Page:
Sometimes the hardest roads lead to renewed purpose — a statement that sums up the attitude of Shaikh Hussain, a witty and self-aware former youth in care who came to Surrey from Mumbai, India when he was nine years old.
Initially, Shaikh didn’t want to come to Canada. Separated from his birth family in India, he was still hopeful to be reunited when a Canadian woman reached out and adopted Shaikh from across the Pacific Ocean, seemingly welcoming him into her heart and home.
“I still wake up with my birth mother’s image in my memory. Every day she is with me,” Shaikh says.
But the warmth and love he immediately felt from his adoptive mother overshadowed any fears he had.
“In India, people are so welcoming. Everyone helps one another. I was looking for that when I met my adoptive mother. I felt so safe and welcomed that I thought, finally! Through private adoption, I had found a mom.”
According to Shaikh, problems arose when his adoptive mother wanted to change his name. At 12, Shaikh refused, feeling that if he let go of his birth name, his connection to his mother and sister in India would be lost forever.
“I didn’t want to upset my adoptive mother, but I also wasn’t ready to let go of my identity,” he says.
Shaikh isn’t sure if his refusal influenced his adoptive mother’s next decision but, shortly after this, she placed him in foster care where he remained until his 19th birthday.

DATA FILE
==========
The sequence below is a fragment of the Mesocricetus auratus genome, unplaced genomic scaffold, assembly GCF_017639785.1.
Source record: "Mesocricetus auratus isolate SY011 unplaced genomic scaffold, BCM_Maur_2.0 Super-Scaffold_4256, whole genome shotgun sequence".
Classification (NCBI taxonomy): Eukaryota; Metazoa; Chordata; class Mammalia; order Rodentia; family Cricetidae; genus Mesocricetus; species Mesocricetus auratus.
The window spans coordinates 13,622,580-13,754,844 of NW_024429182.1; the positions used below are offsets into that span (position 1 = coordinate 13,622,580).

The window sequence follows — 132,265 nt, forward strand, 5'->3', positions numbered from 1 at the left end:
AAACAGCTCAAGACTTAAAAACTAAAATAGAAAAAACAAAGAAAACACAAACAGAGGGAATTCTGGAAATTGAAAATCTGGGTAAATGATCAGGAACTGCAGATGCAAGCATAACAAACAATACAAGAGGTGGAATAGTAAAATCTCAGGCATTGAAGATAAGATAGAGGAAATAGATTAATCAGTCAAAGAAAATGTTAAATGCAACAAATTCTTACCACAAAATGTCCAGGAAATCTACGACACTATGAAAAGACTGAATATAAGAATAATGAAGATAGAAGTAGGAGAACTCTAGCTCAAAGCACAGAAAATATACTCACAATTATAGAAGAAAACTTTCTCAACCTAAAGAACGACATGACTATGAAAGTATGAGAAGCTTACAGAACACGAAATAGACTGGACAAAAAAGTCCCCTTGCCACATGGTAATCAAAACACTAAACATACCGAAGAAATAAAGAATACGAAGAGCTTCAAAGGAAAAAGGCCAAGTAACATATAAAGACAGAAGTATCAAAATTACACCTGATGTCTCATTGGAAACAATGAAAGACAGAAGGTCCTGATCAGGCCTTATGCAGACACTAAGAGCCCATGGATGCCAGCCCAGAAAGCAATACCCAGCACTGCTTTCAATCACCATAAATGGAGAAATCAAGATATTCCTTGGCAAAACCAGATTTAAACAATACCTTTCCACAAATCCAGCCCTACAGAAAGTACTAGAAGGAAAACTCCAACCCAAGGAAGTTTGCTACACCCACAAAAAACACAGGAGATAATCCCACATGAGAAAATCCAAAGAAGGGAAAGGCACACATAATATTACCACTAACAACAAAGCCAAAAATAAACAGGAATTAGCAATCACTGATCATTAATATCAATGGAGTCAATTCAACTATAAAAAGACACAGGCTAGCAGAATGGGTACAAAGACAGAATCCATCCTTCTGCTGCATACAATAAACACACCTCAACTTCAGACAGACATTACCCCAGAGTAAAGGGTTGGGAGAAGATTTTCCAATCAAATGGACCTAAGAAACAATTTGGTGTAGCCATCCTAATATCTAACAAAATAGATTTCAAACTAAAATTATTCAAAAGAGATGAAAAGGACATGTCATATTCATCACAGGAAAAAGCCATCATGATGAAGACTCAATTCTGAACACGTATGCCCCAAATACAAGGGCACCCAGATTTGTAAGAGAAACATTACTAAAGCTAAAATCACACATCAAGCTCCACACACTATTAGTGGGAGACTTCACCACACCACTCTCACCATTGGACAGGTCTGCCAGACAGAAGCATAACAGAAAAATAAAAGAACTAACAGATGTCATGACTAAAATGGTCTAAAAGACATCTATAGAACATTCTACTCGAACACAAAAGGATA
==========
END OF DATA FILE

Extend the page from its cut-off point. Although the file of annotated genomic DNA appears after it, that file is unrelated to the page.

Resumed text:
“It was the loneliest I had ever felt,” Shaikh recalls. “While my foster parents were kind to me and made me feel accepted, I didn’t have siblings to hang out with. I found friends that weren’t good influences and I made mistakes which I learned from — eventually. A loving and supportive family is all I have ever wanted, and that’s why I am working towards a career that will be able to support a family of my own one day.”
Shaikh recently celebrated his 22nd birthday and is eager to make his mark on the world. His love of communication and connecting with people is steering him toward becoming a real estate agent in Vancouver, one of the fastest growing markets worldwide. But it is his love for entertaining people that drives him in his biggest passion: acting. With a couple of gigs on the Vancouver-filmed television series Prison Break, Shaikh is already achieving success in the acting world.
Shaikh gushes about the support of the provincially-funded Strive program, a 12-week program for Vancouver youth who are transitioning or have transitioned out of foster care into adulthood.
“I wish I could be a part of that program forever,” Shaikh says. “Everyone needs support in life and friends to talk about how you’re feeling. Strive provided that for me and I am incredibly grateful.”
Shaikh has some wise words for youth currently in care, like he was just a few years ago: “Just focus on your goals, don’t worry about your loneliness. Surround yourself with people who are good for you, who you can open up to. And most of all, believe in your heart that you are loved.”
This week (June 6-12, 2016) is Child and Youth in Care Week across B.C., an opportunity to celebrate the resiliency and contributions of current and former children and youth in government care.
To find out how you can change a child’s or youth’s life by becoming a foster parent, please visit: http://ow.ly/x1VX300RFQZ
For more information about the Strive Program, please visit: http://ow.ly/CYMg300U1ex